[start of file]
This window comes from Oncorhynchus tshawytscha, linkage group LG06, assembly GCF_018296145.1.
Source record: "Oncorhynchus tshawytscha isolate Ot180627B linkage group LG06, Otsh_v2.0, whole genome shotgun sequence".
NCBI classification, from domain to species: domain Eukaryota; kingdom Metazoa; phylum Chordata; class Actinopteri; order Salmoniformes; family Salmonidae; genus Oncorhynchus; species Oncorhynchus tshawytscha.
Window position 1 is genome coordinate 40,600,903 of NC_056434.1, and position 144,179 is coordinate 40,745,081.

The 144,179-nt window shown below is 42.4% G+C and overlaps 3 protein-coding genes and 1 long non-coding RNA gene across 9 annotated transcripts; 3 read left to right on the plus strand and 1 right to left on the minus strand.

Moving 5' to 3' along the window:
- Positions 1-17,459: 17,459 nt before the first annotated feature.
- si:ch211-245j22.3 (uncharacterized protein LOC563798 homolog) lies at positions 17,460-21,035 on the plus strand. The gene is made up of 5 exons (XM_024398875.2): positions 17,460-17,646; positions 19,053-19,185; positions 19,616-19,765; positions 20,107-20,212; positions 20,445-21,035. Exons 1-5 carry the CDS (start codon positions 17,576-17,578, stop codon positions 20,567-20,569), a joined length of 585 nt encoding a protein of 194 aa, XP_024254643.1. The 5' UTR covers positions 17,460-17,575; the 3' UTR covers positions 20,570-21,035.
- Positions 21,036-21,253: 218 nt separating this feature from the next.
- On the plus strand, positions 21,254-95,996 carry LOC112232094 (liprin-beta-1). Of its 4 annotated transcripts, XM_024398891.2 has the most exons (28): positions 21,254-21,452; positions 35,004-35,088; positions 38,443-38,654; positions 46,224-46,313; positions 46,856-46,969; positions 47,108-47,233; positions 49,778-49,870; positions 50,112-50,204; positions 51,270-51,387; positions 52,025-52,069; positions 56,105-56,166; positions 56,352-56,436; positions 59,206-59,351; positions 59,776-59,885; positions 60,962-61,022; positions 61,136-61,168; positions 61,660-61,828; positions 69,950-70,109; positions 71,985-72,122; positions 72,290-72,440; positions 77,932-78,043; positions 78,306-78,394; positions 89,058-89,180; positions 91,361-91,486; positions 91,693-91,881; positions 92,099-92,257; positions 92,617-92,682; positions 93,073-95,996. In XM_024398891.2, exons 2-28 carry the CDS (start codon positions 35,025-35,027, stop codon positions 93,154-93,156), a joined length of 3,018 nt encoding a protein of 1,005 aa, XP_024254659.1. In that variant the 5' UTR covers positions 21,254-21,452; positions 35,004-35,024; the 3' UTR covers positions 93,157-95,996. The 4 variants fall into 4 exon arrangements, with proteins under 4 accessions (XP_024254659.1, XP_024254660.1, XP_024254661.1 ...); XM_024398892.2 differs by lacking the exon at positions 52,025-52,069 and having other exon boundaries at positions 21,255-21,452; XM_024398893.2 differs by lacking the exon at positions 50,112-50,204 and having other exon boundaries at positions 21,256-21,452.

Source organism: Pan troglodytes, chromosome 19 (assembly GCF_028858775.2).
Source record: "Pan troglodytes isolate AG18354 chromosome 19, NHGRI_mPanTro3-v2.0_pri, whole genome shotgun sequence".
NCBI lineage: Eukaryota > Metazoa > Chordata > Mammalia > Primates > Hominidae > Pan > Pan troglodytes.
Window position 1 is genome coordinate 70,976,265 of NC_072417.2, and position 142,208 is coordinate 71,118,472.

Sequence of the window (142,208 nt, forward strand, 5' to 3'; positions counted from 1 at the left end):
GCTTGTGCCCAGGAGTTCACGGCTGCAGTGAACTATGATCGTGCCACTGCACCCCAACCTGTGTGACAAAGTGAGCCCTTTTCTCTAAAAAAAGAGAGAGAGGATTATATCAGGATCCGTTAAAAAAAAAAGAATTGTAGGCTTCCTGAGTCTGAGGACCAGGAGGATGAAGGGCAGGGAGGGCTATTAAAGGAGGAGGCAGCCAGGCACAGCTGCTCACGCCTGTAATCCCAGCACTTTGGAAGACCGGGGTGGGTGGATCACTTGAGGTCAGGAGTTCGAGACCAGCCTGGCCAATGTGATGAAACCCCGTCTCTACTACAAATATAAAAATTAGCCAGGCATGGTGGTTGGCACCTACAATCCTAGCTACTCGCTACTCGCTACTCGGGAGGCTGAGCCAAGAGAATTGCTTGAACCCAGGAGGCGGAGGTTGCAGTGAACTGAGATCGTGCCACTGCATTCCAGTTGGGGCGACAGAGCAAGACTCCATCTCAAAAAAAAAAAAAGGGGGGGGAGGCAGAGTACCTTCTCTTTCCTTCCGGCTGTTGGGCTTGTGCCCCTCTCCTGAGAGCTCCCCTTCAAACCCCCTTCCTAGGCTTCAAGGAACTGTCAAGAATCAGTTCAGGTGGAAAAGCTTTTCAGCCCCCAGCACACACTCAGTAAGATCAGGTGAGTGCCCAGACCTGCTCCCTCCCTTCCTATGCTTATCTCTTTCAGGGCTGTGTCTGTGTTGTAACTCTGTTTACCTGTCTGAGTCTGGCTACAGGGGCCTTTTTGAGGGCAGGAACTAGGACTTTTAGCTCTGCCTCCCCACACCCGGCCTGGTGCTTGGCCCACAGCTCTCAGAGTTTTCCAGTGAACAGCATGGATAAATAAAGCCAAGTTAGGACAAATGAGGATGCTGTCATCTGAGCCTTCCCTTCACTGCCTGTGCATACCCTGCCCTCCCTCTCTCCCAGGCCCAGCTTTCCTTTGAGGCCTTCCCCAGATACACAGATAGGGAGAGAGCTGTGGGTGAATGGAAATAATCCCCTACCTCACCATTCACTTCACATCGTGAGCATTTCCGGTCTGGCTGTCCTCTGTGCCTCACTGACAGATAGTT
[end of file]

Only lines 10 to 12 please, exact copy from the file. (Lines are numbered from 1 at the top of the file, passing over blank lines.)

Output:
- On the plus strand, positions 21,254-95,996 carry LOC112232094 (liprin-beta-1). Of its 4 annotated transcripts, XM_024398891.2 has the most exons (28): positions 21,254-21,452; positions 35,004-35,088; positions 38,443-38,654; positions 46,224-46,313; positions 46,856-46,969; positions 47,108-47,233; positions 49,778-49,870; positions 50,112-50,204; positions 51,270-51,387; positions 52,025-52,069; positions 56,105-56,166; positions 56,352-56,436; positions 59,206-59,351; positions 59,776-59,885; positions 60,962-61,022; positions 61,136-61,168; positions 61,660-61,828; positions 69,950-70,109; positions 71,985-72,122; positions 72,290-72,440; positions 77,932-78,043; positions 78,306-78,394; positions 89,058-89,180; positions 91,361-91,486; positions 91,693-91,881; positions 92,099-92,257; positions 92,617-92,682; positions 93,073-95,996. In XM_024398891.2, exons 2-28 carry the CDS (start codon positions 35,025-35,027, stop codon positions 93,154-93,156), a joined length of 3,018 nt encoding a protein of 1,005 aa, XP_024254659.1. In that variant the 5' UTR covers positions 21,254-21,452; positions 35,004-35,024; the 3' UTR covers positions 93,157-95,996. The 4 variants fall into 4 exon arrangements, with proteins under 4 accessions (XP_024254659.1, XP_024254660.1, XP_024254661.1 ...); XM_024398892.2 differs by lacking the exon at positions 52,025-52,069 and having other exon boundaries at positions 21,255-21,452; XM_024398893.2 differs by lacking the exon at positions 50,112-50,204 and having other exon boundaries at positions 21,256-21,452.

Source organism: Pan troglodytes, chromosome 19 (assembly GCF_028858775.2).
Source record: "Pan troglodytes isolate AG18354 chromosome 19, NHGRI_mPanTro3-v2.0_pri, whole genome shotgun sequence".